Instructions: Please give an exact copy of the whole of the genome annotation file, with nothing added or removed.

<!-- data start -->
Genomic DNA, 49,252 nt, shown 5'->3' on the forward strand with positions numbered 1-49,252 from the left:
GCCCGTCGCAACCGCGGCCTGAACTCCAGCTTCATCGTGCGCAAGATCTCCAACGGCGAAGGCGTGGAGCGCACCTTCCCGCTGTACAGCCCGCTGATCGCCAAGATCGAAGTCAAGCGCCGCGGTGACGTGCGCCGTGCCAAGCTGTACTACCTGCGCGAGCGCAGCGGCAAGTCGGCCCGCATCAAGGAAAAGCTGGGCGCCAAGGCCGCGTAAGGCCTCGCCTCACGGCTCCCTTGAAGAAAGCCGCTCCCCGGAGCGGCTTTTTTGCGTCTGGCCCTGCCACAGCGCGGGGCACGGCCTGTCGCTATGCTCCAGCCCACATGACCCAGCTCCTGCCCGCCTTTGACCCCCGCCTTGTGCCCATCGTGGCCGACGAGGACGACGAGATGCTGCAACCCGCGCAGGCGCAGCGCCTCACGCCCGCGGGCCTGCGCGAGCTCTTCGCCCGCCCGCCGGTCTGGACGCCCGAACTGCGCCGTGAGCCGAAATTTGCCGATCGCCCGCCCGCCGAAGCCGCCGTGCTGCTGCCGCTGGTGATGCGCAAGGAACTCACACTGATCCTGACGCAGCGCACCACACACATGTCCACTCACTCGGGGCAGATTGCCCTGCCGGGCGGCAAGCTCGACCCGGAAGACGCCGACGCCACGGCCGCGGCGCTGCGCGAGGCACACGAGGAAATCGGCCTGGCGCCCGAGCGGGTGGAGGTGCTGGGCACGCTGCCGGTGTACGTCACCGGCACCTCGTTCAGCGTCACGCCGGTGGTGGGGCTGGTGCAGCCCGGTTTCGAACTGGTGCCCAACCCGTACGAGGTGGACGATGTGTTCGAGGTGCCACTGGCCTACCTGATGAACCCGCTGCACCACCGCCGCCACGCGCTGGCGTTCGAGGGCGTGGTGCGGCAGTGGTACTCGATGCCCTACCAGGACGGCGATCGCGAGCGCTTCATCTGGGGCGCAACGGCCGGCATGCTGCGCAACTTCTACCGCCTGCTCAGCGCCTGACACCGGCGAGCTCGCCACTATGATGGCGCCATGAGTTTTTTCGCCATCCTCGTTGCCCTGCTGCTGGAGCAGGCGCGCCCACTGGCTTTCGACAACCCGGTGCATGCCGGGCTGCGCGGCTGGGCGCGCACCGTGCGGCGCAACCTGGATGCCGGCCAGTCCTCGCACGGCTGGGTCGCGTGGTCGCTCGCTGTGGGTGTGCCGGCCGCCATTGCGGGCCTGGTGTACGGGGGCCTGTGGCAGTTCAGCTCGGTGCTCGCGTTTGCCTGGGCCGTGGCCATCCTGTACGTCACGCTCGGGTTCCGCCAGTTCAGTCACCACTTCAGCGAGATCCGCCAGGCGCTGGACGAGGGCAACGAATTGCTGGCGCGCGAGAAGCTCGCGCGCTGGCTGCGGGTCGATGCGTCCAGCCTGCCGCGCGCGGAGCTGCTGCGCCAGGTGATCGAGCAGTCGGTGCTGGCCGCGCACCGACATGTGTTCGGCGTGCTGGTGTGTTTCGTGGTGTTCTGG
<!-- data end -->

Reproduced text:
Genomic DNA, 49,252 nt, shown 5'->3' on the forward strand with positions numbered 1-49,252 from the left:
GCCCGTCGCAACCGCGGCCTGAACTCCAGCTTCATCGTGCGCAAGATCTCCAACGGCGAAGGCGTGGAGCGCACCTTCCCGCTGTACAGCCCGCTGATCGCCAAGATCGAAGTCAAGCGCCGCGGTGACGTGCGCCGTGCCAAGCTGTACTACCTGCGCGAGCGCAGCGGCAAGTCGGCCCGCATCAAGGAAAAGCTGGGCGCCAAGGCCGCGTAAGGCCTCGCCTCACGGCTCCCTTGAAGAAAGCCGCTCCCCGGAGCGGCTTTTTTGCGTCTGGCCCTGCCACAGCGCGGGGCACGGCCTGTCGCTATGCTCCAGCCCACATGACCCAGCTCCTGCCCGCCTTTGACCCCCGCCTTGTGCCCATCGTGGCCGACGAGGACGACGAGATGCTGCAACCCGCGCAGGCGCAGCGCCTCACGCCCGCGGGCCTGCGCGAGCTCTTCGCCCGCCCGCCGGTCTGGACGCCCGAACTGCGCCGTGAGCCGAAATTTGCCGATCGCCCGCCCGCCGAAGCCGCCGTGCTGCTGCCGCTGGTGATGCGCAAGGAACTCACACTGATCCTGACGCAGCGCACCACACACATGTCCACTCACTCGGGGCAGATTGCCCTGCCGGGCGGCAAGCTCGACCCGGAAGACGCCGACGCCACGGCCGCGGCGCTGCGCGAGGCACACGAGGAAATCGGCCTGGCGCCCGAGCGGGTGGAGGTGCTGGGCACGCTGCCGGTGTACGTCACCGGCACCTCGTTCAGCGTCACGCCGGTGGTGGGGCTGGTGCAGCCCGGTTTCGAACTGGTGCCCAACCCGTACGAGGTGGACGATGTGTTCGAGGTGCCACTGGCCTACCTGATGAACCCGCTGCACCACCGCCGCCACGCGCTGGCGTTCGAGGGCGTGGTGCGGCAGTGGTACTCGATGCCCTACCAGGACGGCGATCGCGAGCGCTTCATCTGGGGCGCAACGGCCGGCATGCTGCGCAACTTCTACCGCCTGCTCAGCGCCTGACACCGGCGAGCTCGCCACTATGATGGCGCCATGAGTTTTTTCGCCATCCTCGTTGCCCTGCTGCTGGAGCAGGCGCGCCCACTGGCTTTCGACAACCCGGTGCATGCCGGGCTGCGCGGCTGGGCGCGCACCGTGCGGCGCAACCTGGATGCCGGCCAGTCCTCGCACGGCTGGGTCGCGTGGTCGCTCGCTGTGGGTGTGCCGGCCGCCATTGCGGGCCTGGTGTACGGGGGCCTGTGGCAGTTCAGCTCGGTGCTCGCGTTTGCCTGGGCCGTGGCCATCCTGTACGTCACGCTCGGGTTCCGCCAGTTCAGTCACCACTTCAGCGAGATCCGCCAGGCGCTGGACGAGGGCAACGAATTGCTGGCGCGCGAGAAGCTCGCGCGCTGGCTGCGGGTCGATGCGTCCAGCCTGCCGCGCGCGGAGCTGCTGCGCCAGGTGATCGAGCAGTCGGTGCTGGCCGCGCACCGACATGTGTTCGGCGTGCTGGTGTGTTTCGTGGTGTTCTGG